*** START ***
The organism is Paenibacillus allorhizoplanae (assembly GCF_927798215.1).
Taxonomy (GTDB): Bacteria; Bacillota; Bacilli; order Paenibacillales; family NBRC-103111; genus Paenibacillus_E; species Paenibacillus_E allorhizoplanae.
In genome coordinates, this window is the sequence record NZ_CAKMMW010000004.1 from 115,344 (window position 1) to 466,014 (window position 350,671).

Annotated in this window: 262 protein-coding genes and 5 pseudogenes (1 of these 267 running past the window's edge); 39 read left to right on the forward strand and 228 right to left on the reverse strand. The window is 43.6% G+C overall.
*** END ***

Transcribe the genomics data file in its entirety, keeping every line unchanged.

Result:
The organism is Paenibacillus allorhizoplanae (assembly GCF_927798215.1).
Taxonomy (GTDB): Bacteria; Bacillota; Bacilli; order Paenibacillales; family NBRC-103111; genus Paenibacillus_E; species Paenibacillus_E allorhizoplanae.
In genome coordinates, this window is the sequence record NZ_CAKMMW010000004.1 from 115,344 (window position 1) to 466,014 (window position 350,671).

Annotated in this window: 262 protein-coding genes and 5 pseudogenes (1 of these 267 running past the window's edge); 39 read left to right on the forward strand and 228 right to left on the reverse strand. The window is 43.6% G+C overall.